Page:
CPS considers civil rights lawsuit against state of Illinois

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Authorities in Chicago refuse to rule out the possibility of filing a lawsuit to force the state to help. (WLS)

Authorities in Chicago refuse to rule out the possibility of filing a lawsuit to force the state to help the Chicago Public Schools budget crisis.

At his news conference, Emanuel repeated his talking points when asked about a possible federal civil rights lawsuit to force the State of Illinois to change the way it funds public education.

"It can't continue given what's going on. It's unfair to students, it's unfair to teachers and it's unfair to taxpayers," Emanuel said.

As the deficit-ridden CPS teeters on a fiscal cliff, the mayor alleges city public school children receive 27 percent less Illinois financial support than that given suburban and downstate students. And while Chicago taxpayers pay all the retirement costs of CPS teachers, city residents state income taxes also help pay for suburban and downstate pensions.

"I think the political path is the right one for now," Claypool said.

On ABC7's Newsviews, Claypool did not dismiss the possibility of a lawsuit if political efforts fail to change the funding formula.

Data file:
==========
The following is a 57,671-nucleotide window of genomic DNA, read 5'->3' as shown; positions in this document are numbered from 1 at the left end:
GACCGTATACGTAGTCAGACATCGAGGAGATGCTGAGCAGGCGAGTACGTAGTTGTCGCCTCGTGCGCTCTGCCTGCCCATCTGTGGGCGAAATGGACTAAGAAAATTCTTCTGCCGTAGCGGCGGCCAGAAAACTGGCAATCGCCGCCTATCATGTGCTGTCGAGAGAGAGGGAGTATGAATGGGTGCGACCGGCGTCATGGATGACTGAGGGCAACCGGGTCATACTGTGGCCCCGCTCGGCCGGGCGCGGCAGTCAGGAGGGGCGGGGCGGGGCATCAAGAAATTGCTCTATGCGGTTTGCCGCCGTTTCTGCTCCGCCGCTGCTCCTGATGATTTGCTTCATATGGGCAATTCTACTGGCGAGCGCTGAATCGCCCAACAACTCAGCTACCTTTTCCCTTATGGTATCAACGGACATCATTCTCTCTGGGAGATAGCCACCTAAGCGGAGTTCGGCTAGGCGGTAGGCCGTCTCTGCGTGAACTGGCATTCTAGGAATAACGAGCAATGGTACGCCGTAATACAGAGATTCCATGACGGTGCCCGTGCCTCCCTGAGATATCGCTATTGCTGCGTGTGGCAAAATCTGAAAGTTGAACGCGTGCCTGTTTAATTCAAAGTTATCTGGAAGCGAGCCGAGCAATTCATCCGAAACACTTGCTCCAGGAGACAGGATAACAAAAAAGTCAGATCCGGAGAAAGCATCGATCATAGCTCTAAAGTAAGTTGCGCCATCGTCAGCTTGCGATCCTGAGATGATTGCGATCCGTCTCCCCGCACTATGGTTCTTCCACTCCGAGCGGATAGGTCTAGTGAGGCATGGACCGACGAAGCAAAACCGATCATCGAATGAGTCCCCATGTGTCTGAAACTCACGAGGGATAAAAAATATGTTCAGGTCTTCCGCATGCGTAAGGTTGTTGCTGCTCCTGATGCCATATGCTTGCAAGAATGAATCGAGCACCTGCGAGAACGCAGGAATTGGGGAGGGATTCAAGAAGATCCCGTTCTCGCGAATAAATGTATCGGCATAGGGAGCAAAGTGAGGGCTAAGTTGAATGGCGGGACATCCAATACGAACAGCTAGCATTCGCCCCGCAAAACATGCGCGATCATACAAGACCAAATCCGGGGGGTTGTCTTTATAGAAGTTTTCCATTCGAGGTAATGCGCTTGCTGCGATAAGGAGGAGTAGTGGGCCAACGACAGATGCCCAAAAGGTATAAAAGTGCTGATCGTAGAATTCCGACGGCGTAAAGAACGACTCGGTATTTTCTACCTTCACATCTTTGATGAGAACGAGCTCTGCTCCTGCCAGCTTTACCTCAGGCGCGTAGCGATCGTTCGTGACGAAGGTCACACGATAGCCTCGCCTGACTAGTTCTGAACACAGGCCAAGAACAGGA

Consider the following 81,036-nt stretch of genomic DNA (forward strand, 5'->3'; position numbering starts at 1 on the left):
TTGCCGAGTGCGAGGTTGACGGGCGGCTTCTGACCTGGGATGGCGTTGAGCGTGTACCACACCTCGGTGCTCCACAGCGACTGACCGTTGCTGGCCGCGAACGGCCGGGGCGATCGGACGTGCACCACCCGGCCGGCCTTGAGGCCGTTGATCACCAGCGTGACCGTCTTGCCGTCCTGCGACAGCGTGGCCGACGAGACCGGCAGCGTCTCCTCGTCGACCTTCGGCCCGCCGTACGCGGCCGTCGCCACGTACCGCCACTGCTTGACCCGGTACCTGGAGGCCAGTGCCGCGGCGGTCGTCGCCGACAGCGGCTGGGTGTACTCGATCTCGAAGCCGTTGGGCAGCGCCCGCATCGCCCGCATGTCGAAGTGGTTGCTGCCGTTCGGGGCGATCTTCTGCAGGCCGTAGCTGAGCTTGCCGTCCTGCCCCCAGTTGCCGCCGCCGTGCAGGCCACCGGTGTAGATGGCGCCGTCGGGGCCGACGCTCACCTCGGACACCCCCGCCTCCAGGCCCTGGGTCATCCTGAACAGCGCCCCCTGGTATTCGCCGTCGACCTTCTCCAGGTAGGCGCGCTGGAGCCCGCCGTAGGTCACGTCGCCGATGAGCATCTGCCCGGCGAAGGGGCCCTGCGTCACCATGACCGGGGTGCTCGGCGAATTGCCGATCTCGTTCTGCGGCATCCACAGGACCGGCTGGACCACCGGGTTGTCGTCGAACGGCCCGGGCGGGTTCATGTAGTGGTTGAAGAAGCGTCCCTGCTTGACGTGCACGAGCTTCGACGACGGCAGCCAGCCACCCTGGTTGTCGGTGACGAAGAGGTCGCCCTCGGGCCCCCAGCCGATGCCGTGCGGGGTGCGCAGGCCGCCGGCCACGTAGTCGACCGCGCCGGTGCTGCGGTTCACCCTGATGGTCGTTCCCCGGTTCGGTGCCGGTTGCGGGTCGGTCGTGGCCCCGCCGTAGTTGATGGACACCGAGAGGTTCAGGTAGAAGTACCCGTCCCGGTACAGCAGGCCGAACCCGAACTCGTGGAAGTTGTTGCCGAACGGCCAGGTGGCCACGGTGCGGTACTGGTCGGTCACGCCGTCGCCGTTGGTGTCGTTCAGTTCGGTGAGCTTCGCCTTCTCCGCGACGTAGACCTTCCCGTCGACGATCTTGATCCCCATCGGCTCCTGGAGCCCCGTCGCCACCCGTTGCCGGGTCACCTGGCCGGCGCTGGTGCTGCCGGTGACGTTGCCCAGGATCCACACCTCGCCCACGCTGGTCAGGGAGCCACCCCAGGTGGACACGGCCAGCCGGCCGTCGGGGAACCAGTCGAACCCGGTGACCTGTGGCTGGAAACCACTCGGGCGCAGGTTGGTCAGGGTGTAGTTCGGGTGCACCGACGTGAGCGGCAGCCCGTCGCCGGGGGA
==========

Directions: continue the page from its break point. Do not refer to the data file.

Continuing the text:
"We simply want equality. That's all we're asking for. Equality in funding from the state of Illinois," Claypool said.

"What I do not support and never will support is taking money from one district and giving it to another district. That I do not support," Rauner said.

The governor has proposed a state takeover of CPS and allowing the district to file for bankruptcy. Mayor Emanuel opposes the governor's plan and is joined by an old adversary, Chicago Teachers Union President Karen Lewis.

"We have a common enemy, Bruce Rauner, who is trying to actually bankrupt us and bring legislation to that effect and we'll be fighting that together," Lewis said.

Legal experts say civil rights lawsuits take time, sometimes years, to resolve and would not be any help to cps in the near term.

By the end of the school year, district officials say they will have run out of money if they don't get state aid and a new contract with the teachers union.
Related Topics:
educationcpsBruce Raunerchicago teachers unionrahm emanuellawsuitChicago - DowntownSpringfield
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